Training healthcare providers to ‘win the hearts and minds’ of veterans

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    I don't sleep well very often.  I have a lot of strange dreams and nightmares and I usually wake up distraught, - Toby Bodnar wrote as part of the veteran photo project. (Courtesy of the VA Center for Health Equity Research and Promotion)

    I don't sleep well very often. I have a lot of strange dreams and nightmares and I usually wake up distraught, - Toby Bodnar wrote as part of the veteran photo project. (Courtesy of the VA Center for Health Equity Research and Promotion)

    Part of the VA system overhaul to address long patient wait times is to offer veterans more access to community-based primary care doctors without incurring additional costs.

    Already, a lot of veterans who have served in Iraq and Afghanistan receive care at non-VA doctors offices, and there is a push to make sure all healthcare providers are better prepared to serve these patients, and to understand their unique needs. A recent event at the Hospital of the University of Pennsylvania brought together care providers and veterans for frank conversations on this topic. 

    “Up until a few years ago, I had no clue I had a problem,” Camden native Drew Bendler told a group of Penn nurses, describing who he was when he returned from Iraq a few years ago, as he struggled to adjust to civilian life. Bendler still wears his hair army short, his face betrays the sign of struggles and sadness experienced in his life. He describes how he has lost fellow soldiers to drugs and suicide in the years since returning from war.After returning from his last deployment, he felt out of place and alone. He had turned to drinking, but wasn’t aware it had gotten out of hand.

    “It took a long, long time,” he said.  “My problem with my denial was my isolation.”

    Bendler believes that healthcare providers could play an important part in helping veterans – but they have to know how to talk to this group.

    “A veteran who has been trained to be quiet and to be a tough guy, so to speak, he might not be ready to open up to a healthcare provider,” he explained to the nurses in the audience.

    ‘We went to war, while America went to the mall’ 

    Bendler said he often felt like nobody could relate to his experience, or wanted to hear about it.

    “Soldiers often say ‘we went to war, while America went to the mall,'” he said.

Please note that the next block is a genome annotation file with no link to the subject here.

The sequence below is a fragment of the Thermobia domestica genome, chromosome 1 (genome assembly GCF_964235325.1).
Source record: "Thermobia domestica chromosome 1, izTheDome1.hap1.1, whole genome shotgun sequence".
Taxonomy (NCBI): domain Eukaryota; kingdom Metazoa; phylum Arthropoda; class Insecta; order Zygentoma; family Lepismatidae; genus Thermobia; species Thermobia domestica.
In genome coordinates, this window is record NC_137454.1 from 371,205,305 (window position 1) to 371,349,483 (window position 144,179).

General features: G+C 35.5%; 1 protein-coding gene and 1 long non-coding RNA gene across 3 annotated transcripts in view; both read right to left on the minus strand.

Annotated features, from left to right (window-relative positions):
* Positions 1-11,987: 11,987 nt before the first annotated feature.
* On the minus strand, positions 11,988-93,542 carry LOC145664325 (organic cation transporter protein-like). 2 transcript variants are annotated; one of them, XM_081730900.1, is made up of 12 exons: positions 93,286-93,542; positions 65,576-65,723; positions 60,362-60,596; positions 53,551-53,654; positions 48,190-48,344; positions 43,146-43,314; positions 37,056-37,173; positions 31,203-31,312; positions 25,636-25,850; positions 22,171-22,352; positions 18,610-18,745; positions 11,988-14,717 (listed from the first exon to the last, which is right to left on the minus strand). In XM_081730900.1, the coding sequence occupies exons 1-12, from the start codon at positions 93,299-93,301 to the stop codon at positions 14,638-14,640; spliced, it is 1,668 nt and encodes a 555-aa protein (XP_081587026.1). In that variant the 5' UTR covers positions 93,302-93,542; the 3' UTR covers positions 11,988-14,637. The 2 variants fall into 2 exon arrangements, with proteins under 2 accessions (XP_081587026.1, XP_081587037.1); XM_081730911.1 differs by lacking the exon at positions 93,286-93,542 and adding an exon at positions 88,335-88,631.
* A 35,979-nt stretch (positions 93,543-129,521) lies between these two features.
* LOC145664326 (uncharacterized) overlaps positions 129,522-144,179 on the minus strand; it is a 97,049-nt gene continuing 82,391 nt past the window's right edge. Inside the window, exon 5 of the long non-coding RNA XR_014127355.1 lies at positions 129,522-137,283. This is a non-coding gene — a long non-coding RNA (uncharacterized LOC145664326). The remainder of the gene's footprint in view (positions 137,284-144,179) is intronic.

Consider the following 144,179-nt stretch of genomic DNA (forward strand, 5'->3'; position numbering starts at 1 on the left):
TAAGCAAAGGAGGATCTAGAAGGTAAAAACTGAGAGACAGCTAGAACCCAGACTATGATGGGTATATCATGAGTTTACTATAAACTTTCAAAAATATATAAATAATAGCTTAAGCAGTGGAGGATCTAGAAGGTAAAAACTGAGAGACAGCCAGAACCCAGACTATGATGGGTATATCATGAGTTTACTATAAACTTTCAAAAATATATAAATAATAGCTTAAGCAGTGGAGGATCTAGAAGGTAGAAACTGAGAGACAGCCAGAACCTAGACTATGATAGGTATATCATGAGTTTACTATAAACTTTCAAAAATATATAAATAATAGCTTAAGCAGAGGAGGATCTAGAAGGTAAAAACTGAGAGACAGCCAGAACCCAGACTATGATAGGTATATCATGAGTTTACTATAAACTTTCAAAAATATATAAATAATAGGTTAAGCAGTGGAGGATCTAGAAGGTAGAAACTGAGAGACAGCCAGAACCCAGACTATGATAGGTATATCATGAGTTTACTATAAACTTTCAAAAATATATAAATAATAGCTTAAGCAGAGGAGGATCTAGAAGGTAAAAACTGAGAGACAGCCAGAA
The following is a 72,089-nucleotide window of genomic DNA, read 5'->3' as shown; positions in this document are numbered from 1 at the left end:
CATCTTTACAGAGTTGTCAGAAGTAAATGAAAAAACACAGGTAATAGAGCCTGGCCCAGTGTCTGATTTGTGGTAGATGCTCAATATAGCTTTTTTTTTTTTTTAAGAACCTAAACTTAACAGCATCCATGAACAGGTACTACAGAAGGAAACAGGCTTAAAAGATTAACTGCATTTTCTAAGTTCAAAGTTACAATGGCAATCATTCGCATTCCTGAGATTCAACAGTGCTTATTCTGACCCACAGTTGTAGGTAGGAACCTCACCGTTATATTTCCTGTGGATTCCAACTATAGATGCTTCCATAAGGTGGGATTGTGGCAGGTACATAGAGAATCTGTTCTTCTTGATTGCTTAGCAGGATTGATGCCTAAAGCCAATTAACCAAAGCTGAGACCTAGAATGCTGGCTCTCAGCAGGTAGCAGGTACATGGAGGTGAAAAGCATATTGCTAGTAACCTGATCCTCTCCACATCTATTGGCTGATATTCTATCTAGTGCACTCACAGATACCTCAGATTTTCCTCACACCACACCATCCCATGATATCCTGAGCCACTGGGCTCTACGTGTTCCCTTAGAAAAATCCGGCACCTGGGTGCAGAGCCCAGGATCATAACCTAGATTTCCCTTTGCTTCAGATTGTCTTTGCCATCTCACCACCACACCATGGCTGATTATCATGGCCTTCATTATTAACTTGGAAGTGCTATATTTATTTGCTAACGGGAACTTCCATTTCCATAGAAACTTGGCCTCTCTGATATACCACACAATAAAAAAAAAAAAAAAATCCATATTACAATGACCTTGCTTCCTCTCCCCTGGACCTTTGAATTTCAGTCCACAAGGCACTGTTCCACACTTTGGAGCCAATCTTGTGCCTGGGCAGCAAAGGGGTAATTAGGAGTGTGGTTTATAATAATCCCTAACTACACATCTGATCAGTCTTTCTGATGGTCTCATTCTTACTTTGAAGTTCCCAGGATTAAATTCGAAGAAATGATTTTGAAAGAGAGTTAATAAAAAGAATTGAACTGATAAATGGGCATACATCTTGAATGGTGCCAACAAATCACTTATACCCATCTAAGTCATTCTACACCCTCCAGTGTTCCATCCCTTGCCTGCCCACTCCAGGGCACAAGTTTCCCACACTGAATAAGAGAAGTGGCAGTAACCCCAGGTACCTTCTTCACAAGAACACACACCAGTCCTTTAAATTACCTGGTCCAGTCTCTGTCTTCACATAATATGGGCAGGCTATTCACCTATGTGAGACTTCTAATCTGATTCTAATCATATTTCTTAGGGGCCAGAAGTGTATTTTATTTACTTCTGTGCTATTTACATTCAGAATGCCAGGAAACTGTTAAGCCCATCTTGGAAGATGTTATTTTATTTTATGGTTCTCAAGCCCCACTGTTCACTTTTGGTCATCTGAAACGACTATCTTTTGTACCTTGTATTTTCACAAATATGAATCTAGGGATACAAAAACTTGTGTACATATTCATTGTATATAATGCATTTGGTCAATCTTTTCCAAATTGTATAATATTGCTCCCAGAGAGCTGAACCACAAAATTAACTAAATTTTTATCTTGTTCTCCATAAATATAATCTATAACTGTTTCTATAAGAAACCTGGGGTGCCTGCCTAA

For civilians, it’s easy to forget what these veterans have experienced on their deployments, agreed VA researcher Gala True who spoke at the event with Bendler. She recently organized a photo project where veterans expressed their experiences of war and coming home in powerful images and words. True and veteran co-presenters now use these images when talking to healthcare providers, like the Penn nurses.

    One slide shows an alarm clock that reads 2 a.m. Army veteran Tiffany Johnson took this picture, as a way to illustrate her post-deployment insomnia. “It would take me a long time to get to sleep. When I did get to sleep I had nightmares, and then I didn’t stay asleep that long,” she recalled.

    Johnson now works at the Norristown vet center, and does these presentations to encourage healthcare providers to engage veterans. “Even before you prescribe all that medication and all that other stuff, ask me about my experience,” she said.

    Ask about sleep, ask about drinking

    Gala True says sleep can be a way to open up a bigger conversation with a veteran.

    “‘I know you are sleepless but I’m concerned about your alcohol use, and by the way, drinking can actually mess up your sleep, so if we’re going to address your sleep, we have to address your drinking,’ she suggests as an example. “The vet will understand that.’ 

    Another photo slide created by a veteran shows a bottle of vodka, next to a bottle of cold medication. It says “Alcohol makes me numb. For me, numb is as good as it gets sometimes.”

    True says health care providers who come to her presentations and see these images are eager to learn more.

    “All the questions afterwards are aimed to the veterans – ‘what is a good interaction? If I meet a veteran who is in denial, how can I deal with that?'”

    Drew Bendler says it’s pretty simple: Show interest.

    “The healthcare provider needs to win the hearts and minds of the soldier that needs the treatment. I mean, once you find out that veteran’s experience say ‘hey, glad to be home’ and ‘thank you for your service’ goes a long way.”

    One of the nurses attending the presentation, Larissa Morgan, says what she’s learned here about reaching veterans applies to all good patient care.

    “Asking questions, being attentive, individualizing care based on who that person really is and getting an understanding of who that person is,” she said. 

    The photo exhibit that explores veterans’ struggles with returning home from war is traveling around the country, and will be shown in Boston next.

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